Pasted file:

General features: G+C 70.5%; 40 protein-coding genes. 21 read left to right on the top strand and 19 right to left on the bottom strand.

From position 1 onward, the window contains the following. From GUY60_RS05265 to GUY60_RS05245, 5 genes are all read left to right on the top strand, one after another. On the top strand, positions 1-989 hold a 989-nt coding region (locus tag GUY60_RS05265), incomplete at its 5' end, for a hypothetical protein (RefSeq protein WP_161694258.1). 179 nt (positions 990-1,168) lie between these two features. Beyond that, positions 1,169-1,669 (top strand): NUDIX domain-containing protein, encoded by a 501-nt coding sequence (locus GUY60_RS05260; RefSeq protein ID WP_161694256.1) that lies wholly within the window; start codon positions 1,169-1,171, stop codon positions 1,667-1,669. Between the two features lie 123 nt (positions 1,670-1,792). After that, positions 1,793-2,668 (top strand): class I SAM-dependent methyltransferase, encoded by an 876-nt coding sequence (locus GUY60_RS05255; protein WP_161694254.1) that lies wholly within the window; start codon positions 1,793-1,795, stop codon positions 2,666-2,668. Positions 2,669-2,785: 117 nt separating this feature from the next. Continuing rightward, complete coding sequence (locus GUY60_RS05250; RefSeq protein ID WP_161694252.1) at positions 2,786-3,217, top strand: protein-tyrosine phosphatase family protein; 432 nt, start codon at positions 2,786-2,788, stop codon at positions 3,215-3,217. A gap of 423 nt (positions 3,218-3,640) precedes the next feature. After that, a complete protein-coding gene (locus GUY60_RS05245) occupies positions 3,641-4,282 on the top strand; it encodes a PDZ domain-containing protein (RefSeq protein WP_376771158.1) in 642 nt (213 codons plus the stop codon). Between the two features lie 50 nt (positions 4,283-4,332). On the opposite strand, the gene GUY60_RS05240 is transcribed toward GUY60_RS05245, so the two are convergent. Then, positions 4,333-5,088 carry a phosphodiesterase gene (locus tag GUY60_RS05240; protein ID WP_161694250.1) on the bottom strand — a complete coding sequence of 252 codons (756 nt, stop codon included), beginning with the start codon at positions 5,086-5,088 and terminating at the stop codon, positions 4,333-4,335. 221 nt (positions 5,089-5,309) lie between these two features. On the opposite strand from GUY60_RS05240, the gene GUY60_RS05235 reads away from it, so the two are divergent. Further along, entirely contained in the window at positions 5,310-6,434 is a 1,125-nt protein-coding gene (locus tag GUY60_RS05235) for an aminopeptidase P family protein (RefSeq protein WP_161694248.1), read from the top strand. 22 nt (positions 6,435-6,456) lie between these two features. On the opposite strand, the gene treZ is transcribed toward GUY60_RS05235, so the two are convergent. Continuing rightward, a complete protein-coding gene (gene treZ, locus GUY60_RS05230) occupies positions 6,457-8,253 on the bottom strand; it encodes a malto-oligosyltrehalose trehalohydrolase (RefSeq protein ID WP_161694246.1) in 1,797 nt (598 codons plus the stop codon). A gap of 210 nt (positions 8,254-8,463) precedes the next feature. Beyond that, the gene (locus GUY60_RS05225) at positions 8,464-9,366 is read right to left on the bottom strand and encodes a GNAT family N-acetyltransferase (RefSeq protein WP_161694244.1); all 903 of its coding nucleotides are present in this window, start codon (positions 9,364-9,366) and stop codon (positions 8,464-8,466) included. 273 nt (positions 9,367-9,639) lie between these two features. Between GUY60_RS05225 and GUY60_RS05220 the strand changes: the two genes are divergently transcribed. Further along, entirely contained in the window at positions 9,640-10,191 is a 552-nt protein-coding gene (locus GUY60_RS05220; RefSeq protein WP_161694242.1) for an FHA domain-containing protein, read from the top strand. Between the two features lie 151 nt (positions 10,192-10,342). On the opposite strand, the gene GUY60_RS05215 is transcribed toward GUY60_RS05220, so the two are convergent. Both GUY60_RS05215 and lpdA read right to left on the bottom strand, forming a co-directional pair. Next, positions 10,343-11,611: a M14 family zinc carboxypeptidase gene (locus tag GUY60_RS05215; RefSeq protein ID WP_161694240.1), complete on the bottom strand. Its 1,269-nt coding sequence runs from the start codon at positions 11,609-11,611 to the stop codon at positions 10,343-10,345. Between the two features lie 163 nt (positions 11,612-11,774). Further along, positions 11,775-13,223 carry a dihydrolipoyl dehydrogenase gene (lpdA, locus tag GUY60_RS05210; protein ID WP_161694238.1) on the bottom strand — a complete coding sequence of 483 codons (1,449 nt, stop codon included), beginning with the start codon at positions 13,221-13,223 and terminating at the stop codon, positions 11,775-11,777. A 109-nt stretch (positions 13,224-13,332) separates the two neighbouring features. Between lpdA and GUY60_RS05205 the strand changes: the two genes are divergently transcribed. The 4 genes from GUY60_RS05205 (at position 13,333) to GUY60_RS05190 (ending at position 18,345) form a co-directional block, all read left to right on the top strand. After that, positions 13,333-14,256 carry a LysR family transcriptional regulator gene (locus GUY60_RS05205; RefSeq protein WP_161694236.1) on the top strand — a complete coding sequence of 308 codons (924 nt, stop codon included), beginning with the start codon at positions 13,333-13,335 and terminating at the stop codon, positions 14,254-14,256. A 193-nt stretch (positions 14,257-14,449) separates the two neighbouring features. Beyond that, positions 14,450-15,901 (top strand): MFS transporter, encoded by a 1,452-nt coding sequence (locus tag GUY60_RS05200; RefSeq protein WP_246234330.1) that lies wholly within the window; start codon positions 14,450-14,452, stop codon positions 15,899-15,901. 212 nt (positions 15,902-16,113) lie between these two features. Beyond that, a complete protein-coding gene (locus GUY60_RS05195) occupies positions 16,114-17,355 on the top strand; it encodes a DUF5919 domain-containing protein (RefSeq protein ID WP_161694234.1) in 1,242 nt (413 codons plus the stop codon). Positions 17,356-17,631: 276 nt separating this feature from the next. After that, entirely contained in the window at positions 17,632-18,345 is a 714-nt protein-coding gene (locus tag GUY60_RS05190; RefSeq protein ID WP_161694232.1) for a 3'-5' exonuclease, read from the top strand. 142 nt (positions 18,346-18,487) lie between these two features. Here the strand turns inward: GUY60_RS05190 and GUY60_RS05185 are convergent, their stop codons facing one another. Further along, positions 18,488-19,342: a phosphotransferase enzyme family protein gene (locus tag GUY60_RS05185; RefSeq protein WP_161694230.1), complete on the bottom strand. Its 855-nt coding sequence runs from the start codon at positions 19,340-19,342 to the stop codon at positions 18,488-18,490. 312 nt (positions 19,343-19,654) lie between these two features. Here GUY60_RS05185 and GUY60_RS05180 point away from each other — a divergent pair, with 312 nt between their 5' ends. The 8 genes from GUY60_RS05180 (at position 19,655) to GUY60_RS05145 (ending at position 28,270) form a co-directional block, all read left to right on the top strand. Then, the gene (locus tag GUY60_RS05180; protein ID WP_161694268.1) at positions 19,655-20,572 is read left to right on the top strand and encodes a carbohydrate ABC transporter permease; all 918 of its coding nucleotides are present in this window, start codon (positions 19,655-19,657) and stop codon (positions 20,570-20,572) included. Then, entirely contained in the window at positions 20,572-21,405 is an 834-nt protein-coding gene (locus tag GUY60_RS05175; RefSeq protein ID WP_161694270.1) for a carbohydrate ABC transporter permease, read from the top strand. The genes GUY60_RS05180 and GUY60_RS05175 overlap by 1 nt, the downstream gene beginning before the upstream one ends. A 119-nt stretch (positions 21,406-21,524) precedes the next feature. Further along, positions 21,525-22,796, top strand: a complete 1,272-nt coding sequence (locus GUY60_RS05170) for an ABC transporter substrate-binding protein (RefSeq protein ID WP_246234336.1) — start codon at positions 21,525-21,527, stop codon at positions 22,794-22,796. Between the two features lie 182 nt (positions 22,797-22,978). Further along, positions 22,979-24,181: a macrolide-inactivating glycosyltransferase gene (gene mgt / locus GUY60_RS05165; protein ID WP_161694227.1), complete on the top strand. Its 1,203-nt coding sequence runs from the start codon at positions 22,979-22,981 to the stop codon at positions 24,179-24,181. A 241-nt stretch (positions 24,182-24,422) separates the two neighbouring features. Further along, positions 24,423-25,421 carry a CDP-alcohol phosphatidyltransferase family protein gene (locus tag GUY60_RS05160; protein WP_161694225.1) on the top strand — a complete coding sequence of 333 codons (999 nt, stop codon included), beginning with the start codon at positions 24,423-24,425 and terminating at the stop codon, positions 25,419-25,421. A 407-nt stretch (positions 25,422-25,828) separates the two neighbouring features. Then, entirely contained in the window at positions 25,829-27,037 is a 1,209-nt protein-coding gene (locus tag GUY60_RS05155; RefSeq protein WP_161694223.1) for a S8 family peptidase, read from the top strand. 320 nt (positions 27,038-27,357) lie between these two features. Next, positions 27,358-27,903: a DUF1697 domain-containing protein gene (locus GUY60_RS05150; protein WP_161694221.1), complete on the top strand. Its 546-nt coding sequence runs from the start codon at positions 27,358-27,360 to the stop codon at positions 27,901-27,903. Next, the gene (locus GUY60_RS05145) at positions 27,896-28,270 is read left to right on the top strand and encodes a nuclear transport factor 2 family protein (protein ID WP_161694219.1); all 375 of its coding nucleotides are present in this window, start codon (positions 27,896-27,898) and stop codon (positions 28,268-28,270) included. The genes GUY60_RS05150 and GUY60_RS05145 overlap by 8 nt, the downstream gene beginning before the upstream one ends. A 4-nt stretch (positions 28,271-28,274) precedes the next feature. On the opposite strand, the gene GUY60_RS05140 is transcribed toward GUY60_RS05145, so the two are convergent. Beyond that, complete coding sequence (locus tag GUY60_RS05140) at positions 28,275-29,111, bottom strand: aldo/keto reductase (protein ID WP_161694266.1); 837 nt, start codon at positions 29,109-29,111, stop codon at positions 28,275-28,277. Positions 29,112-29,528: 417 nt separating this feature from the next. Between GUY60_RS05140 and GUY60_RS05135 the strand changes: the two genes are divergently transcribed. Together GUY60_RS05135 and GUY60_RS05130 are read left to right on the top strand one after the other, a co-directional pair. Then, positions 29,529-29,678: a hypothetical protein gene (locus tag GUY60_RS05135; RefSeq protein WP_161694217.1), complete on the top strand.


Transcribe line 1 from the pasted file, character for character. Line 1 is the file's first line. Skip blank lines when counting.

General features: G+C 70.5%; 40 protein-coding genes. 21 read left to right on the top strand and 19 right to left on the bottom strand.